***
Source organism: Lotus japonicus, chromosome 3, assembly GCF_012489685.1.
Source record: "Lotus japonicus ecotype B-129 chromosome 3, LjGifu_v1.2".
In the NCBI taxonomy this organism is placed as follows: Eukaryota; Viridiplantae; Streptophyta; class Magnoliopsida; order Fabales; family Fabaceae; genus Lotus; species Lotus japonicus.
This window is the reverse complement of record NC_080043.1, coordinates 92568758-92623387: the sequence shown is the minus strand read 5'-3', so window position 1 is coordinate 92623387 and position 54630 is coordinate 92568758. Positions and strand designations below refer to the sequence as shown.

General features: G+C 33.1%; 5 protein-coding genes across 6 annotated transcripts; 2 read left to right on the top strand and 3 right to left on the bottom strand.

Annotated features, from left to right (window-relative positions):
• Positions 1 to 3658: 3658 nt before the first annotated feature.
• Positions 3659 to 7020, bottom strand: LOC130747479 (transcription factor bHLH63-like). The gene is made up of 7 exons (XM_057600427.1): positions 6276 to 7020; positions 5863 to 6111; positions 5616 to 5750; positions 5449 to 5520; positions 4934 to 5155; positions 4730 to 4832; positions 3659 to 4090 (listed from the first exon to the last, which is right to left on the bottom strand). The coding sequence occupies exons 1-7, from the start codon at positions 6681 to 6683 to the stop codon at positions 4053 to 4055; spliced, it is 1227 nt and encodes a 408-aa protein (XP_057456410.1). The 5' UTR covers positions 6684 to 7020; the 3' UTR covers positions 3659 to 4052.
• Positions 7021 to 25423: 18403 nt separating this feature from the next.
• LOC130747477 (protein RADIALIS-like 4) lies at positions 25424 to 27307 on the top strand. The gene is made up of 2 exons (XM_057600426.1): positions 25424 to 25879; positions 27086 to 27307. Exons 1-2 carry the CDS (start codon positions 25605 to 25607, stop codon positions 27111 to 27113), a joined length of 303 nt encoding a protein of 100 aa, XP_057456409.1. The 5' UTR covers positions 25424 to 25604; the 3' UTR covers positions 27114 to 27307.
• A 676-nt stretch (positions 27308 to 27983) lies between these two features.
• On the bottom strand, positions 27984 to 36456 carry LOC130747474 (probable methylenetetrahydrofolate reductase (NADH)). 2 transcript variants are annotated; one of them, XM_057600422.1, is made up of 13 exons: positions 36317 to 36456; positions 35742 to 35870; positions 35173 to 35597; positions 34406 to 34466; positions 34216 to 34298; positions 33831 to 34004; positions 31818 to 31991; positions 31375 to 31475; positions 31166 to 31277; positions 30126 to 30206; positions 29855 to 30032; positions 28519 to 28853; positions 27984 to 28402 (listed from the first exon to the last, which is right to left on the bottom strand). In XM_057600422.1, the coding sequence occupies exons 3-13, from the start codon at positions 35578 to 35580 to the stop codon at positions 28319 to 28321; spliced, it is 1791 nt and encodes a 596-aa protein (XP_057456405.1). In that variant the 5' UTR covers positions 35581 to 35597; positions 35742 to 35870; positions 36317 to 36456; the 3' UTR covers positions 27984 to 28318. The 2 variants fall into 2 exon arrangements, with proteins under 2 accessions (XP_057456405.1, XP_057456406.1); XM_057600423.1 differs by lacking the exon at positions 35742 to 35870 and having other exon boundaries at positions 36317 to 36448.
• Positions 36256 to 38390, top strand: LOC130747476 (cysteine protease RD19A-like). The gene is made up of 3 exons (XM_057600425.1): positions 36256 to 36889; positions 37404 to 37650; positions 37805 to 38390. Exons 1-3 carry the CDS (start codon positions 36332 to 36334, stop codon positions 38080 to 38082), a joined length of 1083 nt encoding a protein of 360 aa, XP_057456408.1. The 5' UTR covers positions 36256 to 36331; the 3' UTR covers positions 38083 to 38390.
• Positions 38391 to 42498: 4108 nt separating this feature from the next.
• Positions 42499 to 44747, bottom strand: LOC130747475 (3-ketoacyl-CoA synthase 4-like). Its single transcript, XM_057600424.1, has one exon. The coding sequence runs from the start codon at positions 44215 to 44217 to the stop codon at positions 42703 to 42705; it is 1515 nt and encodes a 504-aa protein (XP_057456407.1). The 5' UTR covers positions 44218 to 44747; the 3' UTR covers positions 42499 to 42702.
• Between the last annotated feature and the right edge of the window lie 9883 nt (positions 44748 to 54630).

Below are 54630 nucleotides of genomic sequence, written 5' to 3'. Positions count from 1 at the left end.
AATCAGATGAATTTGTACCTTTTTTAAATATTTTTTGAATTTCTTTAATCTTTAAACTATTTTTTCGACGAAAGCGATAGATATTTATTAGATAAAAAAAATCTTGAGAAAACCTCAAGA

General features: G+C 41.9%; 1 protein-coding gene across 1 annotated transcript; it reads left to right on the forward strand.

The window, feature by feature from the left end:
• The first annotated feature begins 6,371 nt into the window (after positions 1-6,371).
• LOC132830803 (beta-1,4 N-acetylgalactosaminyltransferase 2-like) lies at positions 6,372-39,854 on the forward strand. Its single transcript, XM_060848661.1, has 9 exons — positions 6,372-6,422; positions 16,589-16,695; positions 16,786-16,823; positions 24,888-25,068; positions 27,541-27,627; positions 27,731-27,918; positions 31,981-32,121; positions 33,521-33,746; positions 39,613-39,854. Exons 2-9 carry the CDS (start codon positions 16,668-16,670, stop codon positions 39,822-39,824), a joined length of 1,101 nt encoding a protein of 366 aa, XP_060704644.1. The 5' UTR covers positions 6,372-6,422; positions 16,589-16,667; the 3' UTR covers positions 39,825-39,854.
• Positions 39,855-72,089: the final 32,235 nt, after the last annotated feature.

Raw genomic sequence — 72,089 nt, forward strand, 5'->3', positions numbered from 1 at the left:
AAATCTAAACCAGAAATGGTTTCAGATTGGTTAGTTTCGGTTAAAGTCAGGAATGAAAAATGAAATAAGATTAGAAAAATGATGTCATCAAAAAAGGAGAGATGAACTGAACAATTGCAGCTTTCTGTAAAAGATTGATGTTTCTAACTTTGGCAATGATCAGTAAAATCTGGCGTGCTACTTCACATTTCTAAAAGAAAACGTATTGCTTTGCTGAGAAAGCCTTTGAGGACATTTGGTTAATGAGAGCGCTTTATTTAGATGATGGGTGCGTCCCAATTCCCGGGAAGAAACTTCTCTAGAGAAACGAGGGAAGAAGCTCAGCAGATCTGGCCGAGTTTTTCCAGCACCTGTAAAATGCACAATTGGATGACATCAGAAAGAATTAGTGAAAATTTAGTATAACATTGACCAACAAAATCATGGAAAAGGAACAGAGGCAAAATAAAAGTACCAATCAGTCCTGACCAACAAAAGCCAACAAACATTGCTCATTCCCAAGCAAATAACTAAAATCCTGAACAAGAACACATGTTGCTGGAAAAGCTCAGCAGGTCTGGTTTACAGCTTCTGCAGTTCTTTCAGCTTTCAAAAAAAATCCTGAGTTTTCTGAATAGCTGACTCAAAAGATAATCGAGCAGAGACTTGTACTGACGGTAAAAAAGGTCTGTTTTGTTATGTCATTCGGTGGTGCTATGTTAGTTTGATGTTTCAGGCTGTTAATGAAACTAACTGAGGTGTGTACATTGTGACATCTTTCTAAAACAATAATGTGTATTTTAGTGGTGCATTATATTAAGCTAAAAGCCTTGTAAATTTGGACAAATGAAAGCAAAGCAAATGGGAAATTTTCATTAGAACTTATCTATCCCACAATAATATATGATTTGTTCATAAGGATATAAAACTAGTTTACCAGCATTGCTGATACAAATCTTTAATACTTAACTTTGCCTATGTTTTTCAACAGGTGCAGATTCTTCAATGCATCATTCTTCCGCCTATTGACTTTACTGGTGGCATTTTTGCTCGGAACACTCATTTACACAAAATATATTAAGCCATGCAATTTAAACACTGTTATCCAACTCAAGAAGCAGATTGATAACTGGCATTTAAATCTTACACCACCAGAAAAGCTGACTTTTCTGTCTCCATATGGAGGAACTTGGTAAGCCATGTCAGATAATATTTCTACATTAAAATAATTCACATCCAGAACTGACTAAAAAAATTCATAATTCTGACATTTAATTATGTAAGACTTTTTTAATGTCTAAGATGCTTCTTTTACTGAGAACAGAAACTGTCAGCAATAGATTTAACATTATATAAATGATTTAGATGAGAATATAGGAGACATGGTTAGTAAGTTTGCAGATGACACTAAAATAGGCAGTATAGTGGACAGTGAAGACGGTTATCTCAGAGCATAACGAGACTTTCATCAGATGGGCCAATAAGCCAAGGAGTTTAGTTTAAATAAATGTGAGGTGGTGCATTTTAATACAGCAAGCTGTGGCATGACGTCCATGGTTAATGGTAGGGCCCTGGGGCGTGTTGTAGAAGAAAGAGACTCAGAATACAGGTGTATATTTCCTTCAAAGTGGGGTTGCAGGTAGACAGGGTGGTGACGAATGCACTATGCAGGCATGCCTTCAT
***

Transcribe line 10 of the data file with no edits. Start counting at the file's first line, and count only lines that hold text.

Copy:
• LOC130747477 (protein RADIALIS-like 4) lies at positions 25424 to 27307 on the top strand. The gene is made up of 2 exons (XM_057600426.1): positions 25424 to 25879; positions 27086 to 27307. Exons 1-2 carry the CDS (start codon positions 25605 to 25607, stop codon positions 27111 to 27113), a joined length of 303 nt encoding a protein of 100 aa, XP_057456409.1. The 5' UTR covers positions 25424 to 25604; the 3' UTR covers positions 27114 to 27307.